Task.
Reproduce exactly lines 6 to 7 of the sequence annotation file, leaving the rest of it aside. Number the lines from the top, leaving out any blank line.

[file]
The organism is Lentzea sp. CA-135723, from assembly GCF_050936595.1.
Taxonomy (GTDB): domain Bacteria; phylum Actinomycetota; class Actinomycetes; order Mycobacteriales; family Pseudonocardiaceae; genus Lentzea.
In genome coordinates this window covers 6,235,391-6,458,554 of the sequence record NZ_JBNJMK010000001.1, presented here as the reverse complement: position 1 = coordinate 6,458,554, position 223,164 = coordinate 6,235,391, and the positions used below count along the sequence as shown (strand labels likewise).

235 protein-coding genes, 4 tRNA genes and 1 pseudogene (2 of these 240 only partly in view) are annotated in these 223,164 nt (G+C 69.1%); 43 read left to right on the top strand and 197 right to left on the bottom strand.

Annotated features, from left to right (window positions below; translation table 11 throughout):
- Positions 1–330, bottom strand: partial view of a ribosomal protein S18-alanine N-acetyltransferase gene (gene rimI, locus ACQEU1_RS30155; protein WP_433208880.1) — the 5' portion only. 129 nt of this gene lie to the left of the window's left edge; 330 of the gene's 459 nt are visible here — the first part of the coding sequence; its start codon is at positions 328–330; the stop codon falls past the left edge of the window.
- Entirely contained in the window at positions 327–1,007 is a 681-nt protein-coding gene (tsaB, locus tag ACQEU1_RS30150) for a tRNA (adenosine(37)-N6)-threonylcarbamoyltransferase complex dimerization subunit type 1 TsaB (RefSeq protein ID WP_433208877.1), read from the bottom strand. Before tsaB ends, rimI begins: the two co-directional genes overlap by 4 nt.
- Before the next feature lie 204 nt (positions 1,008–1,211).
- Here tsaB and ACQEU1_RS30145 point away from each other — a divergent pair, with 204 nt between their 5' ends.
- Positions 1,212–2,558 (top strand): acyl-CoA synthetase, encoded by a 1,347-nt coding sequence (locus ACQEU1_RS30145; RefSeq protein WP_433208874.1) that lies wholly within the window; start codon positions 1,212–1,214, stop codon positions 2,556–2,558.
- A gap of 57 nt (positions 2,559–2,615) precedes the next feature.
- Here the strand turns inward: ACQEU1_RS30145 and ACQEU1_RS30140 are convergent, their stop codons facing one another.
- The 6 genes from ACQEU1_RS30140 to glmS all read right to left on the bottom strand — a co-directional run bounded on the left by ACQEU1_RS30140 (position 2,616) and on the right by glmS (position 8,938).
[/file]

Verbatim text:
- Positions 1–330, bottom strand: partial view of a ribosomal protein S18-alanine N-acetyltransferase gene (gene rimI, locus ACQEU1_RS30155; protein WP_433208880.1) — the 5' portion only. 129 nt of this gene lie to the left of the window's left edge; 330 of the gene's 459 nt are visible here — the first part of the coding sequence; its start codon is at positions 328–330; the stop codon falls past the left edge of the window.
- Entirely contained in the window at positions 327–1,007 is a 681-nt protein-coding gene (tsaB, locus tag ACQEU1_RS30150) for a tRNA (adenosine(37)-N6)-threonylcarbamoyltransferase complex dimerization subunit type 1 TsaB (RefSeq protein ID WP_433208877.1), read from the bottom strand. Before tsaB ends, rimI begins: the two co-directional genes overlap by 4 nt.